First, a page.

May  2004
© 2004 Ernest Lilley / SFRevu
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UK Releases by John Berlyne
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We’re trying something new with the UK column this month – and if it works it’ll become the norm. With SFRevu generally appearing around the middle of month, it makes sense for this round-up to cover what has been released rather than what’s due. Why? Who knows! It just does. Okay!! So, without further ado…

Fans of sweeping heroic fantasy can revel in David Gemmell’s latest novel, The Swords of Night and Day which has been released by Transworld Bantam. As stated in Antony Wagman’s enthusiastic review (see last months issue ) this new hard cover is well worth your time and money (£17.99.) Released alongside it is the mass market paperback edition of White Wolf, the previous novel in this long running and vastly popular series. White Wolf is published by Transworld’s Corgi imprint, and will set you back a mere £6.99.

 

Following on from their March release of Newton’s Wake, a stand alone space opera by Ken Macleod (see Iain Emsley’s review here) Orbit have reissued the author’s early back list in smart new mass market editions. The Star Fraction, The Stone Canal, The Cassini Division (a novel that was nominated for the Hugo and was winner of the Prometheus award) and The Sky Road are all priced at £6.99. It is worth noting that Macleod is very much in vogue at the moment; his work is highly respected, deeply political and very much for the fan of literary SF. If that sounds like your kind of thing, you’d be well advised to check out Macleod’s stuff out if you haven’t already. If you’re already a fan, then be sure to check out The True Knowledge of Ken Macleod, a collection of essays and articles on the author’s work published by The Science Fiction Foundation here in the UK. This volume, edited by Andrew M. Butler and Farah Mendleson recently won the BSFS award for best non-fiction work.. Visit http://www.sf-foundation.org/pubs.html for ordering info.

Having had wonderful success with the novels of Laurel K. Hamilton and Kelly Armstrong, Orbit have discovered another author who will very much appeal to the same audience. Charlaine Harris’s Sookie Stackhouse Vampire Mysteries have already garnered much praise in the US and Orbit bring them over here in the form of smart paperback originals priced at £6.99. Dead Until Dark was released in March, Living Dead in Dallas in April and May will see a third title, Club Dead issued.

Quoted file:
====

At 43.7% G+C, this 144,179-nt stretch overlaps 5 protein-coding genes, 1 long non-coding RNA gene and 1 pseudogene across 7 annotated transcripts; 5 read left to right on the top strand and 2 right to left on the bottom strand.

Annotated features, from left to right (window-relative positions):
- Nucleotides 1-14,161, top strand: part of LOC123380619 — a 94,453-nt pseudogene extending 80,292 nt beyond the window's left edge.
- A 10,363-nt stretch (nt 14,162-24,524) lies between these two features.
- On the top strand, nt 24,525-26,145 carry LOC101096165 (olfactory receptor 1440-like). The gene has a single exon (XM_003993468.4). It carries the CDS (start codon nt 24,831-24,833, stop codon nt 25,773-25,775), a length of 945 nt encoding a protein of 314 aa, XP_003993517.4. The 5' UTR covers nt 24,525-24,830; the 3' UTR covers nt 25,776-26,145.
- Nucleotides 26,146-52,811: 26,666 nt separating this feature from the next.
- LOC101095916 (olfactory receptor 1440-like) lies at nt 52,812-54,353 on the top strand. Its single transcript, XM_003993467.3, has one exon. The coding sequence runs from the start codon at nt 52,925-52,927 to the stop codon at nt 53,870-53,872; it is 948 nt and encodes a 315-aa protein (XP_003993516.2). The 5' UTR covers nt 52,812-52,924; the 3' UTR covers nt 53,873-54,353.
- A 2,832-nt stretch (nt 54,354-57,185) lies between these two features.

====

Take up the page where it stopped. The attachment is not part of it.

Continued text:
For fantasy fans, Orbit have published Dragonmaster Book Two: Knighthood of the Dragon, the latest by Chris Bunch and also the mass market edition of Tad Williams’ dark fantasy blockbuster, The War of the Flowers [see my May'03  review of the hardcover edition] – these are released at £6.99 and £7.99 respectively.

It was a quiet month for Gollancz, at least in terms of the volume of their output. Only three titles – but their quality more than makes up for their quantity. Top billing must go to The Year of Our War, an extraordinary debut fantasy from Steph Swainston. Fans of China Mieville and the New Weird writers will be blown away by this one – as was Iain Emsley in his review that appeared in last month’s issue and it is a virtual certainly that first editions will fast become collectors items. The Year of our War is a hardcover priced at £9.99. Chris Wooding’s superb and original fantasy The Weavers of Saramyr is released in mass market paperback. I very much enjoyed this one when it was first published last year (see my review /author interview) and do check out my review in this issue of the sequel, The Skein of Lament which is released in May. The Weavers of Saramyr is priced at £6.99. Lastly from Gollancz comes a treat for all classic SF fans – a new omnibus entitled simply Five Great Novels by H.G. Wells is published at £10.99. You’ll find the title is by no means misleading – The War of the Worlds, The Time Machine, The Invisible Man, The First Men on the Moon and The Island of Doctor Moreau are all included, each work a foundation stone on which the genre has been built. May will see the release of Five Great Novels by Philip K. Dick and thus I hope Gollancz will begin another of their superb series of re-releases.